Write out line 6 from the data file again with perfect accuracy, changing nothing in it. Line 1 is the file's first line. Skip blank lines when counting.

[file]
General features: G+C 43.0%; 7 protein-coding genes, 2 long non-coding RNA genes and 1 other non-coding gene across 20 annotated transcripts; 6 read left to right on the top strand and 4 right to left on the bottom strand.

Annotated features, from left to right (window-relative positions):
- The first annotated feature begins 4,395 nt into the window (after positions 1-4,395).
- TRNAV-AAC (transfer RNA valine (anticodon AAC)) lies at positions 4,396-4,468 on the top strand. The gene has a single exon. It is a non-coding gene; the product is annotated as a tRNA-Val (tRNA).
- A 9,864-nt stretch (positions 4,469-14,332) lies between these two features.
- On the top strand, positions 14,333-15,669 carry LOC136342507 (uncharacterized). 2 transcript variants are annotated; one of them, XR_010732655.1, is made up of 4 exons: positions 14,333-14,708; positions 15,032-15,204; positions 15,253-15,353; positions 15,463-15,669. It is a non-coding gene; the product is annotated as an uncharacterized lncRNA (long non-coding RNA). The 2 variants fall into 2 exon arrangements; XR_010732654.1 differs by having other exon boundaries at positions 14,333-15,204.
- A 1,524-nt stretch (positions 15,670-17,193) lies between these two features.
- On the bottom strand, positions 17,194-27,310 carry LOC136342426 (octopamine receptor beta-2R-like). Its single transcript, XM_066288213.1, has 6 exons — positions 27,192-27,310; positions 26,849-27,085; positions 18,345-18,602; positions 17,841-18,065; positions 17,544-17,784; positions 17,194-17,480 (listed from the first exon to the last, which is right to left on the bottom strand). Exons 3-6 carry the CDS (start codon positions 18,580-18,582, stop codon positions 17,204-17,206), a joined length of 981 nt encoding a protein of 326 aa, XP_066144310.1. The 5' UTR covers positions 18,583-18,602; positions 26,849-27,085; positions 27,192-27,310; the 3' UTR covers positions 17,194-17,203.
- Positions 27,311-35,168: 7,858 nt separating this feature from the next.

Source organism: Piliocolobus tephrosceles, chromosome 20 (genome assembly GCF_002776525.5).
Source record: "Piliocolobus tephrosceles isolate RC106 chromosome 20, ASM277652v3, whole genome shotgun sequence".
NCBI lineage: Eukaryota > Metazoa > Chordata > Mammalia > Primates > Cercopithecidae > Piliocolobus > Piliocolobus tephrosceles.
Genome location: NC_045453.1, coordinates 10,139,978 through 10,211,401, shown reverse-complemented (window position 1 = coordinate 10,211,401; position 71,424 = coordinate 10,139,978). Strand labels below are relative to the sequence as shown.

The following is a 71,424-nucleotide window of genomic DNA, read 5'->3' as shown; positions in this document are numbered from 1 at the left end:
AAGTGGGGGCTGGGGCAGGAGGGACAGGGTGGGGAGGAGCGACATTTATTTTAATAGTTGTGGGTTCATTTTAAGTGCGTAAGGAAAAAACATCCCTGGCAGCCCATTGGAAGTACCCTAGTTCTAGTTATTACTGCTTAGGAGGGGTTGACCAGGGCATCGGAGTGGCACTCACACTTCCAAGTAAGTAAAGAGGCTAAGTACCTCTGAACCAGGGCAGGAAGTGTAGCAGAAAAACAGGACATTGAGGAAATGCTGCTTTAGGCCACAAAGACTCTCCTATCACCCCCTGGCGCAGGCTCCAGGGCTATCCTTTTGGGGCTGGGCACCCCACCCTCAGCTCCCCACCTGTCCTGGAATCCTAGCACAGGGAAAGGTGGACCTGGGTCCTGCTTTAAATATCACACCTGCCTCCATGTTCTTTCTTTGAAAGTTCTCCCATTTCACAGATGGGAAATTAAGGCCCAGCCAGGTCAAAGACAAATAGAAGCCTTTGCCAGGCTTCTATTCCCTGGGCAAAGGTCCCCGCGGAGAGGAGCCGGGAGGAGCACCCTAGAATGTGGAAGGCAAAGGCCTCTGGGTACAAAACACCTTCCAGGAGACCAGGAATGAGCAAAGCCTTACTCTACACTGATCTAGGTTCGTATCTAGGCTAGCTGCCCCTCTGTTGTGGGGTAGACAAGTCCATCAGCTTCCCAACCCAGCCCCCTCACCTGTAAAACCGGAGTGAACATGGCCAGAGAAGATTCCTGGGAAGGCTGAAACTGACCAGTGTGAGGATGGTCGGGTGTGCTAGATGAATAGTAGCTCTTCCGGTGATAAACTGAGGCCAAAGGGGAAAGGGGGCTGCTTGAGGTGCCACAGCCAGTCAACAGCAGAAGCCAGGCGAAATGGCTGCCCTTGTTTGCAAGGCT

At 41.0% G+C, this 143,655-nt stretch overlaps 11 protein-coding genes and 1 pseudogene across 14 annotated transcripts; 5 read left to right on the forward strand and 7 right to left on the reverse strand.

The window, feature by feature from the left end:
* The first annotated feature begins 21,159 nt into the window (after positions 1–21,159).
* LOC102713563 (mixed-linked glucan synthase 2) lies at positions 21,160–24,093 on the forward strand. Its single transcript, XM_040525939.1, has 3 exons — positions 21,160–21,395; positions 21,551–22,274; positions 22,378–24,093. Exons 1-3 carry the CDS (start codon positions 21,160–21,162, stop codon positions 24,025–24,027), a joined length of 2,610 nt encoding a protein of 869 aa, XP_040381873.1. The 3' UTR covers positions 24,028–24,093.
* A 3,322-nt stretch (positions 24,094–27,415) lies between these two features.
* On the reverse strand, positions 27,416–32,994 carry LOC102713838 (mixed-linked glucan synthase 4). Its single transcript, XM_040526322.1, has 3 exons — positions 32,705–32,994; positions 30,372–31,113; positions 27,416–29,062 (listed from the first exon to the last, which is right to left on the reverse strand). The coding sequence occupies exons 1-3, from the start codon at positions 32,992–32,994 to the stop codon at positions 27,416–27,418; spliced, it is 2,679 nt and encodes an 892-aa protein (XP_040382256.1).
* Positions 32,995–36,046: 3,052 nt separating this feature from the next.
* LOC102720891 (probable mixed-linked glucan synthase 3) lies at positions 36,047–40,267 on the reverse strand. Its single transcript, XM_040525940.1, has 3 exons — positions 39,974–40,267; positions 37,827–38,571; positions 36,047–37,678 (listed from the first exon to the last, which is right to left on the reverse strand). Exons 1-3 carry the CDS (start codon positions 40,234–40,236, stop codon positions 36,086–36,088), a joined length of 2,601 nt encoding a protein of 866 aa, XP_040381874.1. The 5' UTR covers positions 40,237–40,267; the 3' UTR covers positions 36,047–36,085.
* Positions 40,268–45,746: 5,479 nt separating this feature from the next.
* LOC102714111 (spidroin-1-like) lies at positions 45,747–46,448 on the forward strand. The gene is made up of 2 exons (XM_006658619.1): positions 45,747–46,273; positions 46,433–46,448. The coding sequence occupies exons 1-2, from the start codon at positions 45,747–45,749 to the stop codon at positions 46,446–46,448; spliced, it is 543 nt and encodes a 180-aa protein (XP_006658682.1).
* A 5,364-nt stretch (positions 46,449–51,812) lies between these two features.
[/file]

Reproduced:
- On the top strand, positions 14,333-15,669 carry LOC136342507 (uncharacterized). 2 transcript variants are annotated; one of them, XR_010732655.1, is made up of 4 exons: positions 14,333-14,708; positions 15,032-15,204; positions 15,253-15,353; positions 15,463-15,669. It is a non-coding gene; the product is annotated as an uncharacterized lncRNA (long non-coding RNA). The 2 variants fall into 2 exon arrangements; XR_010732654.1 differs by having other exon boundaries at positions 14,333-15,204.